May 16 - A rally in Greek bonds and improved confidence has raised investors expectations. As Greece's PM attempts to drum up business in China Sonia Legg asks whether it's time to start betting on Greece thriving not just surviving.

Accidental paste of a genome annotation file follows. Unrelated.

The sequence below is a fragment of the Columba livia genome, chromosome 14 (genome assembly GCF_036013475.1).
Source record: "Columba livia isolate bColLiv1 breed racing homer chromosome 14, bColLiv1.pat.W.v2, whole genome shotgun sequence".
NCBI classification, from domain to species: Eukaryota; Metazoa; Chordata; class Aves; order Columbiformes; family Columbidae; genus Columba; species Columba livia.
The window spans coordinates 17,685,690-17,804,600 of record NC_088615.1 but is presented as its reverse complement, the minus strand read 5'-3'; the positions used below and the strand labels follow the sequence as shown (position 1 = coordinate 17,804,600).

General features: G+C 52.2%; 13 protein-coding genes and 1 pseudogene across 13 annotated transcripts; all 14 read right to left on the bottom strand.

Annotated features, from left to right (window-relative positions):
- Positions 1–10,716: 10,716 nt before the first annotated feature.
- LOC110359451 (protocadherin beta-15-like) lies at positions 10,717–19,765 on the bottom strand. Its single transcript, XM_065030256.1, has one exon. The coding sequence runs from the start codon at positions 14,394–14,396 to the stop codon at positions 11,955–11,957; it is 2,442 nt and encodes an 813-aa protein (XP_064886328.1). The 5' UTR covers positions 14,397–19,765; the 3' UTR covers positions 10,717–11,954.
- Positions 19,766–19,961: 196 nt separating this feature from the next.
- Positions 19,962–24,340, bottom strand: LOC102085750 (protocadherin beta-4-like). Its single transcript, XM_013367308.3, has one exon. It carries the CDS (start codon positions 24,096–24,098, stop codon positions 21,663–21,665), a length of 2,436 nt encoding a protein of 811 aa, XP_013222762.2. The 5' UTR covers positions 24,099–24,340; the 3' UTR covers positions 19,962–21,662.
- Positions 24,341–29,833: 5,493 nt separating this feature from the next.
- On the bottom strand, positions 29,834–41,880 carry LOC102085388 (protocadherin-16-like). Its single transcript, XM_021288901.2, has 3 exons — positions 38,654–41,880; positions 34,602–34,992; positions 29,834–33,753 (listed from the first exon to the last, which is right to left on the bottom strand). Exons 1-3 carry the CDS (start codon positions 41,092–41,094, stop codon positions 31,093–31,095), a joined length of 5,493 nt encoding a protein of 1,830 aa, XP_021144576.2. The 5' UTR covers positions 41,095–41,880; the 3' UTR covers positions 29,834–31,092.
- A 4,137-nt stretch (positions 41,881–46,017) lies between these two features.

Greece and China are perhaps like David and Goliath when it comes to economic strength. But there's no animosity between the two countries - this David is after help. The Greek Prime Minister Antonis Samaras is on a five-day state visit to the world's second largest economy. He has state assets to sell - including three quarters of the port of Athens. Chinese shipping group Cosco - already a Piraeus port investor - is considering spending a further one billion euros. And it seems it's not the only investor looking at Greece. The country's bonds have rallied this week and hedge funds are reportedly starting to look at Greece as a potential money spinner. Michael Hewson from CMC Markets (SOUNDBITE) (English) MICHAEL HEWSON, CMC MARKETS, SAYING: "The economic environment in Greece remains extremely difficult - having said that some of the assets in the Greek stock exchange were probably extremely over sold so you are essentially going to get some form of bounce back. You've also got this search for yields and growth yields are very, very attractive given the fact that we have the ECB in full on easing mode talking OMT and essentially acting as a back stop for Europe." It might be hard to be optimistic if you're one of the millions unemployed in Greece and struggling to feed a family. But Fitch and Standard and Poor's both lifted Greece's credit rating this week - giving the bailed-out country a fillip..of sorts. (SOUNDBITE) (English) MICHAEL HEWSON, CMC MARKETS, SAYING: "I think with a lack of attractive assets out there then I think investors are taking the view that there is yield there let's go in we can get some upside from it but we need to be nimble and get out if the economic outlook deteriorates and I think that's essentially where we are. And obviously the Fitch upgrade earlier this week certainly helped on the margins but let's not forget Greek bonds are still junk - they are just less junky than they were before." The Athens stock exchange rallied to its highest level for two years after the upgrade. There's even talk of Greece issuing bonds next year - a prospect even Samaras would probably have considered highly optimistic not so long ago.